This matters because why tell this story -- why create a character who doesn't fit in the small town he can't escape -- if not to create a touchstone of relatability for viewers? This may make Space Oddity better suited for parents, who will connect with the idea that parents are ground control for kids who seem to be having a failure to launch. Still, while Alex's ambition is out of this world, the story and tone are grounded as the movie contrasts Alex's family's love and support with Daisy's.
Talk to Your Kids About ...
Families can talk about what kind of movie Space Oddity is. Is it a drama? A comedy? A romance? Who's the target audience? How can you tell?
What do you think is a good way to encourage and support someone who's going through a tough time? What would you do if you were Alex's family: Would you indulge him because it makes him happy, or would you be the voice of reason, even if that contributes to his depression?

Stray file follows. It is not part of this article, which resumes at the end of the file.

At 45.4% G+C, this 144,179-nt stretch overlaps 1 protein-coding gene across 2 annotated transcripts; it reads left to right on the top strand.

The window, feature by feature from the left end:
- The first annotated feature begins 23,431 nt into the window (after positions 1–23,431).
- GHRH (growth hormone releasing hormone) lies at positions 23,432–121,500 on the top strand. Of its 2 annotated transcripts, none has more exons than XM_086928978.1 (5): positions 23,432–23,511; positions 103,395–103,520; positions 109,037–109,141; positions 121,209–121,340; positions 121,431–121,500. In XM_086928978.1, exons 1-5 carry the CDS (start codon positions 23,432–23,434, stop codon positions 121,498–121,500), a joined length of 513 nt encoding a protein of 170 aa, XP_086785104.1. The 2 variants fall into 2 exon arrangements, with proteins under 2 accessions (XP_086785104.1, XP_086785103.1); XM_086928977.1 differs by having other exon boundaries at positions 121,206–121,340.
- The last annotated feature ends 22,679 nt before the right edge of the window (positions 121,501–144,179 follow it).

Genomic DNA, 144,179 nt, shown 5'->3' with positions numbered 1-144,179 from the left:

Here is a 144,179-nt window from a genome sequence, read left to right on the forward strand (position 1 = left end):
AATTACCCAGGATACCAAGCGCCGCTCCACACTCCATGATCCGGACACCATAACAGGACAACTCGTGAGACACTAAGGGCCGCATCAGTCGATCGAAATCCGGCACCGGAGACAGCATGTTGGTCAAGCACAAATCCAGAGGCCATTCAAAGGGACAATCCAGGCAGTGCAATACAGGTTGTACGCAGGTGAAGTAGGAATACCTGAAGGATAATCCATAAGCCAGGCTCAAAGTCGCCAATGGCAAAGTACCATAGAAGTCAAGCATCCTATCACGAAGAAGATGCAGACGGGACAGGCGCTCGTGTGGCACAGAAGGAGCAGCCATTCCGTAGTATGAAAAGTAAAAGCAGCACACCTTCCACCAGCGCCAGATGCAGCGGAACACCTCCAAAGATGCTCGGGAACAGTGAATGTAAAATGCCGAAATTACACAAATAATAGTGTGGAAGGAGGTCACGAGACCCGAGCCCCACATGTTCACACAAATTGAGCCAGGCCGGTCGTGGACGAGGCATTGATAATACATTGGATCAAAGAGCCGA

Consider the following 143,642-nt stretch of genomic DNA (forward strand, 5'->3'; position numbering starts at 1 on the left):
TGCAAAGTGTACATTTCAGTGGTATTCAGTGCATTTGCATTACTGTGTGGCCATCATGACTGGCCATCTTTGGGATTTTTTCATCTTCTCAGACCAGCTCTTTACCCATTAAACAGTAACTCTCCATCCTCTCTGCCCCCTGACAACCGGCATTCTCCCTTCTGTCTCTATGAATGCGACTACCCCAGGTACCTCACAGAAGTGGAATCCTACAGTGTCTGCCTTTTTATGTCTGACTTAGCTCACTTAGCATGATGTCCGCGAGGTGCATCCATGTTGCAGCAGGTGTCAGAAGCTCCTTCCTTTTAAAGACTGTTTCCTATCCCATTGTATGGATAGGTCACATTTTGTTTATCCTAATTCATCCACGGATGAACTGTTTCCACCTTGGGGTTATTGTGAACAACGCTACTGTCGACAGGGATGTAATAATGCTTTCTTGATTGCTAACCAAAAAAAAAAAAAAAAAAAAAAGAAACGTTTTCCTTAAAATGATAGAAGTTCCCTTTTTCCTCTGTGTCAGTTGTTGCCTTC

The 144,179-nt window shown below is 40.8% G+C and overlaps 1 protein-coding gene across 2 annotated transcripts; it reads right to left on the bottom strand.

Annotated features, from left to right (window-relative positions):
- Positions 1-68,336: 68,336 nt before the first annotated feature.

The movie has a scene that raises the alarm about the dangers of climate change. What can we do to help the planet thrive and survive?
Why do you think so many science fiction movies take place in space? Do you consider Space Oddity a sci-fi film?
What is "purpose," and how does it motivate people to get up in the morning and feel excited to take on the day? What are ways to find your purpose?
- In theaters: March 31, 2023
- On DVD or streaming: March 31, 2023
- Cast: Kyle Allen, Alexandra Shipp, Kevin Bacon
- Director: Kyra Sedgwick
- Inclusion Information: Black actors
- Studio: Samuel Goldwyn Films
- Genre: Romance
- Topics: STEM, Brothers and Sisters, Space and Aliens
- Run time: 92 minutes
- MPAA rating: PG-13
- MPAA explanation: some strong language, suggestive material and thematic elements
- Last updated: April 7, 2023